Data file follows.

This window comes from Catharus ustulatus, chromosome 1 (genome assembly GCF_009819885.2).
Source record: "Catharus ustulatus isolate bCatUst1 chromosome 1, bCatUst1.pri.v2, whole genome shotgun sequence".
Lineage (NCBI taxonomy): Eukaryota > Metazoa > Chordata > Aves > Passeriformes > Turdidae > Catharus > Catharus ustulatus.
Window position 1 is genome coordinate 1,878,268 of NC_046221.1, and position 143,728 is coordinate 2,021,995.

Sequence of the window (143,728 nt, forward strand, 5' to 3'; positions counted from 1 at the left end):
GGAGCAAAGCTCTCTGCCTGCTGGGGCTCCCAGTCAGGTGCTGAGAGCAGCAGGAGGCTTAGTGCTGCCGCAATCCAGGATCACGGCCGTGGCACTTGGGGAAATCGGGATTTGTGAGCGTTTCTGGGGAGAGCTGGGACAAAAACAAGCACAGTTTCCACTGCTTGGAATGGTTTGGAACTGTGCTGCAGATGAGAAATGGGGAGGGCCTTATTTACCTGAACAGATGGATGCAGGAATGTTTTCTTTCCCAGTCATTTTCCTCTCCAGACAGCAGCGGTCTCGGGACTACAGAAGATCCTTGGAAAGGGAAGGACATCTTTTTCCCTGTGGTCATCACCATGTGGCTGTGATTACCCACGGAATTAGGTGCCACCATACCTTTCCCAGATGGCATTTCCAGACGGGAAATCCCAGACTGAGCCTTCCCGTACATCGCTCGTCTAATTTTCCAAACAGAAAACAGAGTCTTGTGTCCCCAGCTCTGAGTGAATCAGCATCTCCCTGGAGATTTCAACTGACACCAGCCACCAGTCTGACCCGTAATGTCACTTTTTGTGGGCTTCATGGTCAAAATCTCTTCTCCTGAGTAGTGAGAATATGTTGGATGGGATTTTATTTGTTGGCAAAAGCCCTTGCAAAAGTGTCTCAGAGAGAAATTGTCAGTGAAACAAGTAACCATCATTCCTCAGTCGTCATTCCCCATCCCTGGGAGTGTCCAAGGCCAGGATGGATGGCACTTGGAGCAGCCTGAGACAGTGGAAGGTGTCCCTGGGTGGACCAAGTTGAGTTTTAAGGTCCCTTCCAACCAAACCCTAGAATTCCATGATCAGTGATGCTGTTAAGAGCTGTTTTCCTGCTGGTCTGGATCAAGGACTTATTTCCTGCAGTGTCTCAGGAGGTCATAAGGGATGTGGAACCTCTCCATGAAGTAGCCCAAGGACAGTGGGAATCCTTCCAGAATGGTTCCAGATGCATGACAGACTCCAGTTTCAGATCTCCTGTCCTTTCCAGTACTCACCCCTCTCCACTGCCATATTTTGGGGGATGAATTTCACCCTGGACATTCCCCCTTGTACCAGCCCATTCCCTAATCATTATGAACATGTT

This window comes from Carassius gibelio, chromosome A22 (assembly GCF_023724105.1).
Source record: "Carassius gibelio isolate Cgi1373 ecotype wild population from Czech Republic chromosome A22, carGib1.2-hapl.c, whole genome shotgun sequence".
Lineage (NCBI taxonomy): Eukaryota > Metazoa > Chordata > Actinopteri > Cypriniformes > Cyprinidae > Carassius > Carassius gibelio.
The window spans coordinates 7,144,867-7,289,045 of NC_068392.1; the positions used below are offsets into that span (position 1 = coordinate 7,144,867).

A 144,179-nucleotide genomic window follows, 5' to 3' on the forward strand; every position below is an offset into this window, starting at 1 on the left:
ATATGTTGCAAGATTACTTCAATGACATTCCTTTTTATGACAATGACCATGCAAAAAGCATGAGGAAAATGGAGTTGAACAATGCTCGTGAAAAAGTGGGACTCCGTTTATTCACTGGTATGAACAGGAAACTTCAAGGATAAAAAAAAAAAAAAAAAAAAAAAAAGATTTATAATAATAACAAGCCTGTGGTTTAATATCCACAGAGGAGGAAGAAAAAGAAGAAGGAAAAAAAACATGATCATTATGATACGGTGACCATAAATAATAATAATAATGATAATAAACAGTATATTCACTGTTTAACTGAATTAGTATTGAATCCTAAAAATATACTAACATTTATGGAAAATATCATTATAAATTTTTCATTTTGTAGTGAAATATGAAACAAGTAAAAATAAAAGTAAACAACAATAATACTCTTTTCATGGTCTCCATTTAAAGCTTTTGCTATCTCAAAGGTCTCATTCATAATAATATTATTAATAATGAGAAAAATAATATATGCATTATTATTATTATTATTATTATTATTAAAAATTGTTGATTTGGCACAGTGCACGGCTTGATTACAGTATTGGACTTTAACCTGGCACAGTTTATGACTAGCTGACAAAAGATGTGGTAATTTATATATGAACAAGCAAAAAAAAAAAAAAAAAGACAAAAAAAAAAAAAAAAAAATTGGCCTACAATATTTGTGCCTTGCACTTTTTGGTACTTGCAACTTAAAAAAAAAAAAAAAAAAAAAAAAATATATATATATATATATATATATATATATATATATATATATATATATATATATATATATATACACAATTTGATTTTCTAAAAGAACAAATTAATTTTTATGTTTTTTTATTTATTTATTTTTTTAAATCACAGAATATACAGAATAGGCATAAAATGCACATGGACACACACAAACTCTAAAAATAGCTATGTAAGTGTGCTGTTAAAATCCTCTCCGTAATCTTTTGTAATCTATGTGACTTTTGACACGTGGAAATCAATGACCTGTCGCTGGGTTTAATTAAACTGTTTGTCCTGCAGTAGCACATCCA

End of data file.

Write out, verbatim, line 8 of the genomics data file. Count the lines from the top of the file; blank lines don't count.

Source record: "Carassius gibelio isolate Cgi1373 ecotype wild population from Czech Republic chromosome A22, carGib1.2-hapl.c, whole genome shotgun sequence".